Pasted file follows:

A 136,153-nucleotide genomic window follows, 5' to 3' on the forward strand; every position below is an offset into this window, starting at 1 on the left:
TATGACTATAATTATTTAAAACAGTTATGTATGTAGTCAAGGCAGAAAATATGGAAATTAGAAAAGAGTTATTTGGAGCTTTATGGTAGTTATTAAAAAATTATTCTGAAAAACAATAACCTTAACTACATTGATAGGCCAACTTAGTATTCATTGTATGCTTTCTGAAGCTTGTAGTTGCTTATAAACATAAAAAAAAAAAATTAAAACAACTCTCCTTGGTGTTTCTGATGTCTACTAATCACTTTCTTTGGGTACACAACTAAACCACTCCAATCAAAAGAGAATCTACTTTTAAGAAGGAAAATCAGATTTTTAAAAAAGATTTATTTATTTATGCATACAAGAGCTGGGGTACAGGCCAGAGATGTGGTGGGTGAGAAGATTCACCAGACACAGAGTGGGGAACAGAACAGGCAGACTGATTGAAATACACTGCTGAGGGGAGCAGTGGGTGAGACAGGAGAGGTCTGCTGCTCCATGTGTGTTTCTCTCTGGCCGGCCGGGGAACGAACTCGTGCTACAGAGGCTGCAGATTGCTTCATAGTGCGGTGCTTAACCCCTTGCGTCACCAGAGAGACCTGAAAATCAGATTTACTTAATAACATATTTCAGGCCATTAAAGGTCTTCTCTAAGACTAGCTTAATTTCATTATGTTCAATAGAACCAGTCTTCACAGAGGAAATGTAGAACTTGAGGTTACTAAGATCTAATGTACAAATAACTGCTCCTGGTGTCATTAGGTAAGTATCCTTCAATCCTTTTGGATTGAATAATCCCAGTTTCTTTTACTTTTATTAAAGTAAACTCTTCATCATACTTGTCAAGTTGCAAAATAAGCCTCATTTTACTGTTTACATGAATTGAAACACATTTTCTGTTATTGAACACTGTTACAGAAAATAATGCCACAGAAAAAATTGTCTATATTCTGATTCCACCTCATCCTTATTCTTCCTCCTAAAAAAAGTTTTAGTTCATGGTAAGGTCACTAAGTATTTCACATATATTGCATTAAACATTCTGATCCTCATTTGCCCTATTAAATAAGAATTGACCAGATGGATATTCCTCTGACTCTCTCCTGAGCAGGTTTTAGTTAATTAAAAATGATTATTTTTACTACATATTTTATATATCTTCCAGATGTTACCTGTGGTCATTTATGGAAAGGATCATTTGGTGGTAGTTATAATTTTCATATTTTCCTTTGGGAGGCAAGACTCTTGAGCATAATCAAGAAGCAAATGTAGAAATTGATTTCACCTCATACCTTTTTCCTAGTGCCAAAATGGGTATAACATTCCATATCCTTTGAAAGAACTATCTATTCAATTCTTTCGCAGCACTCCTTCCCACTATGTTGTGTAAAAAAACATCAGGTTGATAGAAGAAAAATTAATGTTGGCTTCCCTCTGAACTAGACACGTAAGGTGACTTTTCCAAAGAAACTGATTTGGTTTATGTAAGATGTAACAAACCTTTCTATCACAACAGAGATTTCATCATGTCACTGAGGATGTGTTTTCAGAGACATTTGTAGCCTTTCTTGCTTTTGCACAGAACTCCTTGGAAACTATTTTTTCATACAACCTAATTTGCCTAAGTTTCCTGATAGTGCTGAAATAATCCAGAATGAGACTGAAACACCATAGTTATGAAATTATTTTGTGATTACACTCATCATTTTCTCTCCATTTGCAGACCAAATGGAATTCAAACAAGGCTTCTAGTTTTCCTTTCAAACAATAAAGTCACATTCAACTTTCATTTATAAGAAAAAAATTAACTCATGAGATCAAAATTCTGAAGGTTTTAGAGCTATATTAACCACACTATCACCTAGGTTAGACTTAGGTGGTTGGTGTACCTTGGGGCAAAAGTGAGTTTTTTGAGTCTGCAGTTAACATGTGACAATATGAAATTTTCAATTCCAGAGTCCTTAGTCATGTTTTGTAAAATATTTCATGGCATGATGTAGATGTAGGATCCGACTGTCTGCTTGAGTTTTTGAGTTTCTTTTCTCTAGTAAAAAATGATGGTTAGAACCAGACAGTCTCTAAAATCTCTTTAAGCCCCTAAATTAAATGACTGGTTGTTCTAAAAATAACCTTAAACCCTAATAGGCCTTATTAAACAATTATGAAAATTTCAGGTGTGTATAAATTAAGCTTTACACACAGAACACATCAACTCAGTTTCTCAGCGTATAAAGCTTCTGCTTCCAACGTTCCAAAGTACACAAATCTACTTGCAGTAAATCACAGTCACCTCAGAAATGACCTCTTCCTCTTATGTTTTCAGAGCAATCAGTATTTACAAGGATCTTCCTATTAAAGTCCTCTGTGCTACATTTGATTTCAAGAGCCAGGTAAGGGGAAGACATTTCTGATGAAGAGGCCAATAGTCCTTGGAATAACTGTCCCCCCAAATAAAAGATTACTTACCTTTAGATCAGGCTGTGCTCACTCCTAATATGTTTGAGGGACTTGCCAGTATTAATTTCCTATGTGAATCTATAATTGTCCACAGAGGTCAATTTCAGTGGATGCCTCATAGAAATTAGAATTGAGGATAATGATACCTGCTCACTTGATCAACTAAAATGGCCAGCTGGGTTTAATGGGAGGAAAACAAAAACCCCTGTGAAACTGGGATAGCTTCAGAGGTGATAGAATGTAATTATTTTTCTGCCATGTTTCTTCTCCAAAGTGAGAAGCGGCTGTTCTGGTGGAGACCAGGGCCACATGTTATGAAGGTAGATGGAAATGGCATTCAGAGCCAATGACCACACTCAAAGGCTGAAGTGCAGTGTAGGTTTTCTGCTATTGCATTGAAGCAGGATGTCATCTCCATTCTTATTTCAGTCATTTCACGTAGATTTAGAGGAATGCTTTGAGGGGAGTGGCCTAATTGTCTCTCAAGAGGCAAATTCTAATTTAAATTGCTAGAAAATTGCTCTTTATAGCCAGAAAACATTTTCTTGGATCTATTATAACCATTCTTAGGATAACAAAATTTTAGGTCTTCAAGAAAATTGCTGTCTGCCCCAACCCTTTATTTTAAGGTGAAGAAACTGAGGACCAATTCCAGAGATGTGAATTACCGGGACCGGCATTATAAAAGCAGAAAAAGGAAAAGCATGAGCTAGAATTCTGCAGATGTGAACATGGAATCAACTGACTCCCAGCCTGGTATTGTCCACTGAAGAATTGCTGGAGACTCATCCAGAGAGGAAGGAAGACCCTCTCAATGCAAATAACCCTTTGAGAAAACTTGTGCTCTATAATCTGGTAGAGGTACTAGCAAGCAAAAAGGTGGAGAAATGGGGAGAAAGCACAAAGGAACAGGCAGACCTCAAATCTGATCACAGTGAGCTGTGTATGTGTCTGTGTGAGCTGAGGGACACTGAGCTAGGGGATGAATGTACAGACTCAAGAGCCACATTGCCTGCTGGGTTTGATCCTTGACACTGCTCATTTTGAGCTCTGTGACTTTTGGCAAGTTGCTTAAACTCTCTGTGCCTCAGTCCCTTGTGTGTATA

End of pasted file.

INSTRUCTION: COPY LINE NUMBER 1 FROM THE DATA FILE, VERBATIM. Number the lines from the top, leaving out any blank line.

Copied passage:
A 136,153-nucleotide genomic window follows, 5' to 3' on the forward strand; every position below is an offset into this window, starting at 1 on the left: